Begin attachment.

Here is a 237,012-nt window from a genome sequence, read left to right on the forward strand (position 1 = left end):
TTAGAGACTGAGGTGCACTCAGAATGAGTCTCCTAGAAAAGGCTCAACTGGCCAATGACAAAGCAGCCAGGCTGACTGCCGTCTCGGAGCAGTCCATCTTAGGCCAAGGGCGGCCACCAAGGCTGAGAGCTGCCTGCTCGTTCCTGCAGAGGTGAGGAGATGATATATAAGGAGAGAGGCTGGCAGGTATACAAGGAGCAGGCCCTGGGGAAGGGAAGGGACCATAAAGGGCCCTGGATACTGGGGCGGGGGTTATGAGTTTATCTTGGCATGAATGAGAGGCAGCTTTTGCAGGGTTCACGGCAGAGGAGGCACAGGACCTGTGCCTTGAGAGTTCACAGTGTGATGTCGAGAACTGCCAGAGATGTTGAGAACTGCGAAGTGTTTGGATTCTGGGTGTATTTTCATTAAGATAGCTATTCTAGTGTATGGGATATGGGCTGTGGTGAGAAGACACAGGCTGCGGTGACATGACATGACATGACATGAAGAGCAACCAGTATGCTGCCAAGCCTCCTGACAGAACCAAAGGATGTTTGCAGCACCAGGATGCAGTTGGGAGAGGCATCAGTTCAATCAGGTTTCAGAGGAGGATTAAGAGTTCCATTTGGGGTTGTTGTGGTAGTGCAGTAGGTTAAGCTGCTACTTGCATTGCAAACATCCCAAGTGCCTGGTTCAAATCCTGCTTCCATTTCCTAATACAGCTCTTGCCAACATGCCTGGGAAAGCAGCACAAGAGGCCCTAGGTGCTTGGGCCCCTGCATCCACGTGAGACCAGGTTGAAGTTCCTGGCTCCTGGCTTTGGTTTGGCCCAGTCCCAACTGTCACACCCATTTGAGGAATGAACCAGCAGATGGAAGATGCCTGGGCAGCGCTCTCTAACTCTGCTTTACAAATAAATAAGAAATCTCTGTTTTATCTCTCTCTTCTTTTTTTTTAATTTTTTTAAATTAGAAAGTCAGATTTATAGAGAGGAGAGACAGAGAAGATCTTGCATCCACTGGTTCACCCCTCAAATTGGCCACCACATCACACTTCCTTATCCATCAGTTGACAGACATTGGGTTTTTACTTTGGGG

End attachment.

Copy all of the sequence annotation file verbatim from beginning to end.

Here is a 237,012-nt window from a genome sequence, read left to right on the forward strand (position 1 = left end):
TTAGAGACTGAGGTGCACTCAGAATGAGTCTCCTAGAAAAGGCTCAACTGGCCAATGACAAAGCAGCCAGGCTGACTGCCGTCTCGGAGCAGTCCATCTTAGGCCAAGGGCGGCCACCAAGGCTGAGAGCTGCCTGCTCGTTCCTGCAGAGGTGAGGAGATGATATATAAGGAGAGAGGCTGGCAGGTATACAAGGAGCAGGCCCTGGGGAAGGGAAGGGACCATAAAGGGCCCTGGATACTGGGGCGGGGGTTATGAGTTTATCTTGGCATGAATGAGAGGCAGCTTTTGCAGGGTTCACGGCAGAGGAGGCACAGGACCTGTGCCTTGAGAGTTCACAGTGTGATGTCGAGAACTGCCAGAGATGTTGAGAACTGCGAAGTGTTTGGATTCTGGGTGTATTTTCATTAAGATAGCTATTCTAGTGTATGGGATATGGGCTGTGGTGAGAAGACACAGGCTGCGGTGACATGACATGACATGACATGAAGAGCAACCAGTATGCTGCCAAGCCTCCTGACAGAACCAAAGGATGTTTGCAGCACCAGGATGCAGTTGGGAGAGGCATCAGTTCAATCAGGTTTCAGAGGAGGATTAAGAGTTCCATTTGGGGTTGTTGTGGTAGTGCAGTAGGTTAAGCTGCTACTTGCATTGCAAACATCCCAAGTGCCTGGTTCAAATCCTGCTTCCATTTCCTAATACAGCTCTTGCCAACATGCCTGGGAAAGCAGCACAAGAGGCCCTAGGTGCTTGGGCCCCTGCATCCACGTGAGACCAGGTTGAAGTTCCTGGCTCCTGGCTTTGGTTTGGCCCAGTCCCAACTGTCACACCCATTTGAGGAATGAACCAGCAGATGGAAGATGCCTGGGCAGCGCTCTCTAACTCTGCTTTACAAATAAATAAGAAATCTCTGTTTTATCTCTCTCTTCTTTTTTTTTAATTTTTTTAAATTAGAAAGTCAGATTTATAGAGAGGAGAGACAGAGAAGATCTTGCATCCACTGGTTCACCCCTCAAATTGGCCACCACATCACACTTCCTTATCCATCAGTTGACAGACATTGGGTTTTTACTTTGGGG